Visitors are asked to contribute threepence each and their own lunch to their day's outing, as the members of the Bush Walkers, who cast a friendly eye over the Bunyips' activities, consider that they appreciate their day more if they con-tribute something themselves towards its success. The average cost of taking a party of six out for the day is 7/6.
Great "Mixers"
THE Bunyip walks are great "mixers." At the beginning the boys and girls each keep to their own groups, but by the end of the day they are perfectly happy "pairing" off.
The half-yearly meeting of the Bunyips will be held in a camp In February at Cheltenham, and there will also be six lucky visitors for this week-end.
Three of the recent visitors were eight-year old boys, and they were simply delighted with their new experience. As one mother said: "David was so excited and talked so fast I couldn't make head or tail of what he was talking about." 

A rest by a stream during a Bunyip bush walk.


City children enchanted with bush beauties.
"BUNYIPS" IN THE BUSH (1939, December 4). The Sydney Morning Herald (NSW : 1842 - 1954), p. 4 (Women's Supplement). Retrieved from http://nla.gov.au/nla.news-article17637119 

BUSHFIRE PSYCHOLOGY
Sir,—Has the "Herald" ever considered how it could help prevent bushfires if it dropped that sentence "bushfires broke out" and said instead "bushfires were started, by whom it is not known."
Newspapers can change the psychological attitude of people almost overnight, and it is our psychological attitude towards bushfires that is one of their basic causes. If newspaper reporters constantly reminded us that it was human beings, not nature, which caused such-and-such a bushfire they would, accomplish more towards the prevention of bushfires than many posters.
Another newspaper phrase which should be dropped is that "no property is in danger." Bush is public property, a national heritage far more valuable than houses, which money can replace in a few months. Only time, 20 to 100 years of it, can replace the trees, bushes, flowers, birds, and animals that a bushfire destroys, and sometimes not even time can replace them.
M. B. BYLES, 
Vice-president.
N.S.W. Federation of Bushwalking Clubs. 
Sydney. 
BUSHFIRE PSYCHOLOGY (1946, November 7). The Sydney Morning Herald (NSW : 1842 - 1954), p. 2. Retrieved from http://nla.gov.au/nla.news-article27910339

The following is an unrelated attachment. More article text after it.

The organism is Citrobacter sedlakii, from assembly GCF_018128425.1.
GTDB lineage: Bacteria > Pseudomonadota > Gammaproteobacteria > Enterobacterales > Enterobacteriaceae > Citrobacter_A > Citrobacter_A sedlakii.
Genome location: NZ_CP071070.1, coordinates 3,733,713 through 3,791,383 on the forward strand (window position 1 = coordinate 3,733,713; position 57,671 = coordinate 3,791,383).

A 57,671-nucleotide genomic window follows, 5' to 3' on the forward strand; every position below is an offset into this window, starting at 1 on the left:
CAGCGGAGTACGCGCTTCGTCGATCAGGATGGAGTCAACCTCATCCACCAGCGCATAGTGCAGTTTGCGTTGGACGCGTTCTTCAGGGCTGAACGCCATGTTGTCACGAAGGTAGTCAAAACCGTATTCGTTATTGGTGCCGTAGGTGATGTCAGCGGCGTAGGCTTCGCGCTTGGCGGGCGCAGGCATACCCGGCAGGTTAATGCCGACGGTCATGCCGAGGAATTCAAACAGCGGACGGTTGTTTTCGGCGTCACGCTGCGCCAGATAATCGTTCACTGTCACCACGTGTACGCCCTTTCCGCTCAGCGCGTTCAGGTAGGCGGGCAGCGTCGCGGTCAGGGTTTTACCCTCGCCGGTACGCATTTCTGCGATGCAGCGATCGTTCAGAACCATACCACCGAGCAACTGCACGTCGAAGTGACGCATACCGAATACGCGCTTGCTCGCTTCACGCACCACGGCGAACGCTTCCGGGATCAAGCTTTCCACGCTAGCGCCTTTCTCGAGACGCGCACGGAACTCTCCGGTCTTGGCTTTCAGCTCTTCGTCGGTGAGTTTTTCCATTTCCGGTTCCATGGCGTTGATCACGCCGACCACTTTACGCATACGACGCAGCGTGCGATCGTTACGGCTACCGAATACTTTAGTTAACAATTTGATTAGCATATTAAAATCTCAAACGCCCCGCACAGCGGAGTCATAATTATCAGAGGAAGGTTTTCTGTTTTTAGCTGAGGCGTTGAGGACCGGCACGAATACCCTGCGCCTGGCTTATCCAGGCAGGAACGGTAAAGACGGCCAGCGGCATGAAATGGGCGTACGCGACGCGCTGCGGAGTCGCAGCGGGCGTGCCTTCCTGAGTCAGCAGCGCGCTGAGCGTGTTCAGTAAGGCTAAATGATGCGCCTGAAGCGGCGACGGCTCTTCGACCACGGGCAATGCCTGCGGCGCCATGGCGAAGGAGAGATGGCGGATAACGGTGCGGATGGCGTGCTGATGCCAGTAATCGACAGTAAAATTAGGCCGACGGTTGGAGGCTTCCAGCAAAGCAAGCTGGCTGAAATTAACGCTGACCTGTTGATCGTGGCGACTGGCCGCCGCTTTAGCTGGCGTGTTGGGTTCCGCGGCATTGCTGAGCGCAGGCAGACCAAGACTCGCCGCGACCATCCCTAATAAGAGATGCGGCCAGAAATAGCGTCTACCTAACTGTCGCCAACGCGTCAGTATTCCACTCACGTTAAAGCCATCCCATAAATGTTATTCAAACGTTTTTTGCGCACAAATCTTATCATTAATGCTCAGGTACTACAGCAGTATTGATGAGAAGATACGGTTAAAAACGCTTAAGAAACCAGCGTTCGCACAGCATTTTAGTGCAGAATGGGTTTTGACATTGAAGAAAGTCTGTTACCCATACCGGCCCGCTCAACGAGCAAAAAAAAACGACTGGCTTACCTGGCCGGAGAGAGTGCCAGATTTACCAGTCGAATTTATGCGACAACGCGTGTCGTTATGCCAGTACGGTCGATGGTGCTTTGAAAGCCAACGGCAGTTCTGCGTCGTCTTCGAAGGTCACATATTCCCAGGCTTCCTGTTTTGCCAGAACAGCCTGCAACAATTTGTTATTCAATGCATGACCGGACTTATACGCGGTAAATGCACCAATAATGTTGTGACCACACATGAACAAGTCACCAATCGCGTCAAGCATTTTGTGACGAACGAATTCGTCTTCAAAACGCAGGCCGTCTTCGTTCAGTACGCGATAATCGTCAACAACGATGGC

Marie Byles Research File.pdf Marie Byles Research File.pdf
Size : 272.337 Kb
Type : pdf

Our first month of historical pages celebrates the women who lived on waht was called 'Spinster's Hill) (Sunrise Hill) at Palm Beach, as most of the blocks were sold to single women in the 1912 sales by the Barrenjoey Land Company. In this series will will celebrate the lives and accomplishments of women such as Marie Byles of Seaview, the first woman Solicitor of NSW and Dr Luicy Gullet, who once owned Jeeda at 40 Sunrise Road.

We will get to some very fine men also, but as this first ever Issue also celebrates the historic victory of the Friends of Currawong ensuring, through many years of hard toil, that Currawong Beach remains public property, we shall lead off with Marie, one of our original Pittwater Environmentalists. Marie's love of Palm Beach and the bush instilled what would be a lifelong commitment to Nature and the saving of pristine places as permanent National Parks, including leaving her beloved home, Ahimsa, and its grounds, to the National Trust.

Of 'note' while researching 'Spinster's Hill':

"Palm Beach, contrary to popular opinion, wasn't named after Livistona australis, or cabbage tree palms. It was coined instead by the Barrenjoey Land Company in 1912 as a sales pitch, marketing this new seaside estate as Sydney's very own Florida strip..." 1912 sale of blocks at Palm Beach NSW by Barrenjoey Land Company. From: http://smh.com.au/news/property/what's-in-a-name/2007/01/12/1168105152671.html?page=2

Marie Byles Threads collected and Collated by A J Guesdon, 2011